Sundays everywhere tend to be quiet but here in Médoc, especially in winter, they are extra quiet. All the stores are closed, there are no markets after lunch, there is nothing. Of course we always have good food around the house so I know we won’t starve, that would take weeks, but while we usually plan our Friday and Saturday meals, Sunday is a wild card – I like to see what happens, challenge myself to cook with what we have. And I must admit we probably always have more food than most people, even on Sundays. It’s an exercise in flavors rather than survival. Sometime after breakfast this morning (which was avocado and smoked salmon with flax-seed and a good cup of tea) I ventured into the “boucherie” (named after the old butcher’s table) that serves as our pantry. The boucherie is always cool but in February it’s very cold and perfect for vegetables who want to stay young. It’s also a bit of an Aladdin’s cave for me, I don’t go in there everyday and some of the stuff has been brought in by my husband without my knowledge. This morning I was delighted to find a fresh bundle of watercress, a little bit of chervil and some Jerusalem artichokes amongst all the regulars, such as celery, carrots and onions.
The first weeks of the year have been calm and replenishing, a little too wet perhaps for my taste and my roof but a good if uneventful start to the year. It’s always healthy to take a step back once in a while, spend time with your loved ones, catch up on sleep. And to think.
I’ve also been thinking more about being and eating healthy than usual and while I think we generally eat very well it’s always good to step up your game. We all know the rules, a little less baguette, a little more vegetables, take it easy on the meat and pasta, again a little more vegetables. A little less wine a little more water.
Little tweaks to get ready for summer, small steps to look and feel better. I don’t believe in extremes, but I do believe in extremely good food.
We are still planning to launch our new website this Spring but I do miss you all so I’ve decided to post random recipes that feel appropriate or inspiring – I’ll try to do one a week until the new site is up and running. So that we can all keep in touch.
In other news we had so many bookings and so many requests for the Summer Abundance workshop in June that we decided to add a second Summer abundance workshop the following week – June 27th to June 29th. We are just starting to take bookings but it’s already filling up so if you’re interested please don’t hesitate to write.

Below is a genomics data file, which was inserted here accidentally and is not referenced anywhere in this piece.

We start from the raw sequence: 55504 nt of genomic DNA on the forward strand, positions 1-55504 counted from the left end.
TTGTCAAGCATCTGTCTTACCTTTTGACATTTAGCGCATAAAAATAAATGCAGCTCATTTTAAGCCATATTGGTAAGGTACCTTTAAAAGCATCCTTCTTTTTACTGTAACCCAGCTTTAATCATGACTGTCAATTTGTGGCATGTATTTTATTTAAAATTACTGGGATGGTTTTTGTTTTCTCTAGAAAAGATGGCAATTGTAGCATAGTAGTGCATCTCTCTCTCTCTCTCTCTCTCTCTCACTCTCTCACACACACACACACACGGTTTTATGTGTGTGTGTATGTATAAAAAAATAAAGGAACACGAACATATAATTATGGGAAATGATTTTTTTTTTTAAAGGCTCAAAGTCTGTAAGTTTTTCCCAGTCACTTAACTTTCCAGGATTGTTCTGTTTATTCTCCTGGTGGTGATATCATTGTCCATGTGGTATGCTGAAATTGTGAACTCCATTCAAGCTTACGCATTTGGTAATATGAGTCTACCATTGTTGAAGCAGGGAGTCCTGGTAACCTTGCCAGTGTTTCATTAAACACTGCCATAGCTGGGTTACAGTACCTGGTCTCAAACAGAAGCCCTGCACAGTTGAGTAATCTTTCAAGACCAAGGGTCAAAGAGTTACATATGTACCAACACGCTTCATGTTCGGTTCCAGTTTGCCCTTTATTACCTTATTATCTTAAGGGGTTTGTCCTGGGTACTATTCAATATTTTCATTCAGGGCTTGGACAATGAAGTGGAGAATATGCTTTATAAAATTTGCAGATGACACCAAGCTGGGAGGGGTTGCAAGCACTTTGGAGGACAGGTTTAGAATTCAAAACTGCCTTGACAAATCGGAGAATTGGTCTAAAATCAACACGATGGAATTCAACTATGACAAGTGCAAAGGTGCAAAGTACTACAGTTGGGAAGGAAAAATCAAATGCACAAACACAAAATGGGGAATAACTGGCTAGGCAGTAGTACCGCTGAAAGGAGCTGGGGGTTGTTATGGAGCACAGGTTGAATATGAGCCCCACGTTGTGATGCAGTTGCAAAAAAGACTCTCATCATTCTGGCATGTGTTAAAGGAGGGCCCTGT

Did you that watercress has more calcium than milk, more iron than spinach and boosts your complexion? This is a must to make this cold season, so simple and delicious. I loved slicing vegetables with a mandoline, it makes everything easier and cook faster. Adding the Jerusalem artichokes chips mixed with the crispy chervil makes this soup so luxurious, and I love the peppery taste the watercress gives. I’ve added extra spices like turmeric, cloves and ginger to give that boost which we all need this winter.
Watercress soup with Jerusalem artichokes and chervil chips
2 bunches of watercress (chopped, including stems)
1 onion, sliced finely
2 small russet potatoes, sliced finely with a mandoline
475 ml/ 2 cups chicken or vegetable stock,
150 ml cream/ crème entière (optional)
3 cloves, crushed
A small cube-sized piece of fresh ginger, grated
A teaspoon of turmeric
Salt & a dash of black pepper
For the chips:
300 ml vegetable oil for frying
2 Jerusalem artichokes, sliced as finely as possible with a mandoline
A small bunch of fresh chervil
A sprinkle of fleur de sel
Pour the stock into a large saucepan and bring to a boil.
Slice (with a mandoline) the potatoes and onion, and drop them into the stock. Cover and cook for 5 minutes, lower the heat then add the watercress, ginger, turmeric, cloves, salt and pepper. Cover again and cook for another 6 to 8 minutes, or until all the ingredients are tender.
Purée the soup in the blender and add the cream.
Heat the oil in a heavy medium-size pot until hot and ready, make a test by throwing in a slice of Jerusalem artichoke and if it sizzles, the temperature is ready for frying. Add Jerusalem artichoke slices to the oil in small handfuls, turning gently with a wire skimmer, until pale gold and crisp, about 45 seconds to a good minute. Transfer chips to paper towels to drain, and sprinkle with salt. Repeat the same with the chervil, for less than 15 seconds or so. Add them to the plate of chips so they get to mix, this will create a great flavour.
Reheat the soup on a low heat and ladle the soup into bowls. Scatter the chips and chervil on top and serve immediately.